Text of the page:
PLEASANT HILL, Ill. -- The Harman House Museum no longer has to contend with the limited space issues it has faced for the past few years.
The Pleasant Hill museum held a dedication ceremony on Oct. 13 for its new 1,800-square-foot expansion -- an almost year-long project completed at the end of August. The project expanded the three floors of the museum to allow for more space for exhibits -- like the more than 10,000 local obituaries, many dating back to the 1800s, the museum houses -- and to create space for future donations and loans.
"We were getting pretty crowded before," Harman House Board President Lynn Guthrie said. "This gives us a little more elbow room."
The Harman House Museum was founded in 1996 when Helen Harman, a teacher from Pleasant Hill and only child, donated her home to the village upon her death. The village maintained ownership of the property until two years ago when the nonprofit Harman House Museum Inc. was incorporated to provide upkeep for the facility.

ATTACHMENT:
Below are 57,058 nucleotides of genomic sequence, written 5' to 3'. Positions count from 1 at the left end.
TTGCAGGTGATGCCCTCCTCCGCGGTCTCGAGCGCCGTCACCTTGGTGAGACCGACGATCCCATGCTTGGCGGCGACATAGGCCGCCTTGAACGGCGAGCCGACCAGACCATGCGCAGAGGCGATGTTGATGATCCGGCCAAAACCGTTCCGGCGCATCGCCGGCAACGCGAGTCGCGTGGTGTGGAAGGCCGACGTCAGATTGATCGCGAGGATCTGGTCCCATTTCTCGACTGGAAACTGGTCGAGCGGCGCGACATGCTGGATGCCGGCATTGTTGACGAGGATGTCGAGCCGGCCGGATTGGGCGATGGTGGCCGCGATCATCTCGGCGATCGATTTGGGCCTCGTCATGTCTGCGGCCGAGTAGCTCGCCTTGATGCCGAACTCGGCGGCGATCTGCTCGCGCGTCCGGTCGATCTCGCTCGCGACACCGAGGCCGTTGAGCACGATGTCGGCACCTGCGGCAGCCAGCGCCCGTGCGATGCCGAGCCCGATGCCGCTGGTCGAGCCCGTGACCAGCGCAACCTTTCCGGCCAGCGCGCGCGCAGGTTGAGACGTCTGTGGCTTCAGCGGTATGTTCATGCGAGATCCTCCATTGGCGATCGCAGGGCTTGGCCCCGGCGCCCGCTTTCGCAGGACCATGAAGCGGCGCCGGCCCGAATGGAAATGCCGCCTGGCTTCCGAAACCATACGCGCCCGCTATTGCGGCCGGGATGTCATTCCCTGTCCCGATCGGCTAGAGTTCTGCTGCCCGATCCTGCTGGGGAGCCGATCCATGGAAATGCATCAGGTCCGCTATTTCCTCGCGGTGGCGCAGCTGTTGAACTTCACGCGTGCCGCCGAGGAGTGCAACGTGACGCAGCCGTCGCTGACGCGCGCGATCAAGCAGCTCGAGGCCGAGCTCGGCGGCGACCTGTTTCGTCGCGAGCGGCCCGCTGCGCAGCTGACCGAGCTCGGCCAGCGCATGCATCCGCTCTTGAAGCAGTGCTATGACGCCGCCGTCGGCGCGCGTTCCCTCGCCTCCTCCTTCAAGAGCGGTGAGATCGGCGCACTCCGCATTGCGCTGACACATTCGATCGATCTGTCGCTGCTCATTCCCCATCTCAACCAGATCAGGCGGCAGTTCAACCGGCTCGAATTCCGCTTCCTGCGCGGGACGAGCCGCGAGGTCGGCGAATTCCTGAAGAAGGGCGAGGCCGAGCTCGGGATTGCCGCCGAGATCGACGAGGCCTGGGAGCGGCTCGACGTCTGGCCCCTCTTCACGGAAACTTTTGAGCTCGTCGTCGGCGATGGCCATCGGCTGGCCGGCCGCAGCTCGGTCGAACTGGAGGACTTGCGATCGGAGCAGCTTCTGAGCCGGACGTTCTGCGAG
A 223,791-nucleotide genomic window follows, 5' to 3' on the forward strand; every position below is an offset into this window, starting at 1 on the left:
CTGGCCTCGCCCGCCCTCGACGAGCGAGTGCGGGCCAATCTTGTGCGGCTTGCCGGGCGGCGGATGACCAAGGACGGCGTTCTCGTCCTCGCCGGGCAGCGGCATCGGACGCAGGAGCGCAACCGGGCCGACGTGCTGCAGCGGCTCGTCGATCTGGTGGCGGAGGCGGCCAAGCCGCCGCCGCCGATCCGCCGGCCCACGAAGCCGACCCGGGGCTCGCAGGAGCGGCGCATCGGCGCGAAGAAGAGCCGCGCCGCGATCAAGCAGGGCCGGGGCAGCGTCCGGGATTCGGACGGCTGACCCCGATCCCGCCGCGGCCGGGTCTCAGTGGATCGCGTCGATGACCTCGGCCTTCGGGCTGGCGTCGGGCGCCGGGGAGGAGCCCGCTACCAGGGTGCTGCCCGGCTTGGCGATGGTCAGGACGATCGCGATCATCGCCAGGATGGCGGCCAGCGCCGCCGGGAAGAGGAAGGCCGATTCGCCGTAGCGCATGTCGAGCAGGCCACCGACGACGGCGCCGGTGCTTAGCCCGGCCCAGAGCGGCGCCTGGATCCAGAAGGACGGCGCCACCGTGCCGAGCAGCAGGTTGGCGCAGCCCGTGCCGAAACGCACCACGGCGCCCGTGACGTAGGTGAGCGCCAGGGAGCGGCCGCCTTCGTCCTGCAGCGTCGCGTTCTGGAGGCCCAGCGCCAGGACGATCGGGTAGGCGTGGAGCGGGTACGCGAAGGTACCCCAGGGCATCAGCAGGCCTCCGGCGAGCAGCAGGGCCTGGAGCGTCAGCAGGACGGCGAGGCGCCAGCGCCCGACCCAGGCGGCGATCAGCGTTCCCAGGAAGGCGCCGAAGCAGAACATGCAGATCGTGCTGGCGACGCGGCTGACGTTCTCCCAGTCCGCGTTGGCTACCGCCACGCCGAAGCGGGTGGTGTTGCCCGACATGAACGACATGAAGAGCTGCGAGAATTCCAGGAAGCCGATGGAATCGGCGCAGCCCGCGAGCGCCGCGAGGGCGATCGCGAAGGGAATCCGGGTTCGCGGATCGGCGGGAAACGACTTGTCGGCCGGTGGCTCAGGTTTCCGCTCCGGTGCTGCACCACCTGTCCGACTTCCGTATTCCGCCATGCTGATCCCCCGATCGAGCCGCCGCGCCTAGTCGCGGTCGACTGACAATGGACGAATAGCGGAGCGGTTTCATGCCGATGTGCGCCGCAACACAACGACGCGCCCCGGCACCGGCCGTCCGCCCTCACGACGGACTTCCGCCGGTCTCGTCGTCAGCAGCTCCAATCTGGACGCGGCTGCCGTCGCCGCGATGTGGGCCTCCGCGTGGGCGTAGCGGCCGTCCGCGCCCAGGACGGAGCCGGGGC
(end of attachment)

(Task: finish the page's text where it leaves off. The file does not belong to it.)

The expansion was made possible by a "generous donation" from James W. Yokem, a Pleasant Hill native who now lives in Roseville, Ill., Guthrie said.
"We hope this will keep the museum going for a long time," Guthrie said. "We would like to see more kids coming to the museum. Some school kids go there to do research, and people look up their genealogy there, but we would like to see a lot more people take advantage of it."
The 19th-century home also displays a veterans memorial wall, many vintage dresses, old photographs and newspaper clippings, and antique medical equipment. The museum at 208 Harman St. does not have set hours of operation. Contact numbers for the eight board members are posted at the museum, and it is open by request.
Because the Harman House Museum Inc. is a nonprofit, donations made the museum are tax deductible.